You may be wondering how it is that a third world country can offer medical services at a state of the art facility. How is it possible that a country can offer services to foreigners that it cannot offer to all of its own citizens?
It may seem, at first glance, that it is wrong to have multi-million dollar state of the art facilities sitting amidst extreme poverty. One has to look beyond the surface to see what the intent is. The answer is simply that countries such as India and Thailand have a vision and a mission to use the income from medical tourism to revitalize their economic system, and to use that money to provide aid to those in need.
Medical tourism is growing at a rate of approximately 20% a year. What is driving the expansion of the medical tourism industry? Countries such as India, Thailand, others have been quick to recognize that the Western world is not providing timely medical care to its citizens. In both the United States and Canada, it is not uncommon to wait for more than 4 months to be seen after a referral is made. Then, there is more waiting time while tests are scheduled. Additional time passes waiting for the test results. If the result is that there is a need for a procedure, it could be several more weeks before surgery is scheduled. Non emergency medical attention may be extended for up to two years. There is basically no wait time in foreign countries that are marketing medical tourism.
Those in the medical tourism industry also recognize that time is a precious commodity. Another aspect to the trends of medical tourism is to market to those who have little vacation or sick leave available to them. Multitasking is not new in the business world, and countries desiring to attract the medical tourist are appealing to those who would like to have an exotic and affordable vacation, but may feel they need to forgo it, in light of the upcoming surgery in the spring. Many countries are marketing their accredited, resort type facilities, and the amenities of the surrounding countryside to those in need of medical services.
India and Thailand are competing for the position of forerunners in the industry. As with many other countries, the aim is to generate the revenue that can then be put into alleviating the extreme poverty in the country. India is to have revenue of 2.3 billion by 2012. In a country that has both the very wealthy and the very poor, it is anticipated that the income from the medical tourism industry will go far in providing aid to the poor and destitute in that country.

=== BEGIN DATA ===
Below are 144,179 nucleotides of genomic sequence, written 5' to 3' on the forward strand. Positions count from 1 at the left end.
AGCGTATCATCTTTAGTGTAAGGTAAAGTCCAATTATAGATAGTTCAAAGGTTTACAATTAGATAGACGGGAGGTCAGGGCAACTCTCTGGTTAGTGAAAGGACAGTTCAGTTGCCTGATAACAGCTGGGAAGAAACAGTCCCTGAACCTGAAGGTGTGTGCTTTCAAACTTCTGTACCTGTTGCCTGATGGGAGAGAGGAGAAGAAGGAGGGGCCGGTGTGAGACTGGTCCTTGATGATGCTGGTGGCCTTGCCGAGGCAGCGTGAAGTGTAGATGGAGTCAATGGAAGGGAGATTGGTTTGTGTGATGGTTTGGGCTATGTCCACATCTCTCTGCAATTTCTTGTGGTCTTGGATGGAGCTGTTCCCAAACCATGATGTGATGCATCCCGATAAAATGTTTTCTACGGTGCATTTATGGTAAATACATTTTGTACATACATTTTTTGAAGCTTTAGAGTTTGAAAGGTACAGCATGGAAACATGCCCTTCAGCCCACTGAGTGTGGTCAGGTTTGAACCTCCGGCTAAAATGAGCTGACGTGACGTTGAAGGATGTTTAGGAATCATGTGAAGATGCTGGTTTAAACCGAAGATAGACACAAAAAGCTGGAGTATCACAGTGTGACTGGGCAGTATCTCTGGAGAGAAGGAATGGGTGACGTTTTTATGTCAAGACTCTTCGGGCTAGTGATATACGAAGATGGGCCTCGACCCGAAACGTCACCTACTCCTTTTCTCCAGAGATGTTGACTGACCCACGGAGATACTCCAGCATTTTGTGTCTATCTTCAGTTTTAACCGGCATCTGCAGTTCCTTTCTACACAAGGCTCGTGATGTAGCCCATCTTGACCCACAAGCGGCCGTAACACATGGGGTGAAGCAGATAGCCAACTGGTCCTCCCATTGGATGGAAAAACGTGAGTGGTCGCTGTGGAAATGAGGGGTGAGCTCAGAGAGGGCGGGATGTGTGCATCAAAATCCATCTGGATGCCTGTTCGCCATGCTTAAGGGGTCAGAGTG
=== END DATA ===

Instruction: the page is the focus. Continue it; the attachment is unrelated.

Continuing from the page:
In order to attract medical tourists, it is necessary to meet the strictest of standards and provide top quality service in state of the art facilities that more resemble a five star resort than a hospital. The stark white and green walls of the hospitals in the homeland have been replaced with color and beautiful art displays. There are plants everywhere. Some facilities offer swimming pools and fitness centers. Each room or suite of rooms better resembles a hotel room than a hospital room. Each has been meticulously decorated to appeal to the most hard to please tourists. Fresh flowers and fruit are waiting on the tables, plump pillows are plentiful and comfortable furniture is scattered around the room. The majority of marketed facilities that offer medical tourism are accredited by the IOS (International Organization of Standardization) and the JCI (Joint Commission International).
Most of the doctors who work in these medical tourism facilities have studied in the developed countries and then have returned to work in their home countries. If you are having a medical procedure done, rest assured that you will be cared for by highly qualified staff, with proficient translators standing by! Most new facilities are also equipped with the latest equipment such as heart mapping equipment, CT Scanners, Open MRI machines, heart catheterization labs, digital ultrasound and mammogram machines and more.
Yes, it is true that there are state of the art facilities that are sitting in the midst of extreme poverty and it is true that while foreigners are receiving treatment, citizens in the same neighborhood may go without. The short term benefit is that the medical tourist is able to receive timely, affordable, top quality healthcare in a choice destination. The long term goal is to revitalize the economic system of the country. The premise is that by investing the money to build the resort type facilities, send doctors for international training, and massive marketing campaigns; many of these countries will build their way out of poverty. By doing so, they will be able to provide aid to their own citizens, something that is not possible without the revenue that medical tourism brings to the country.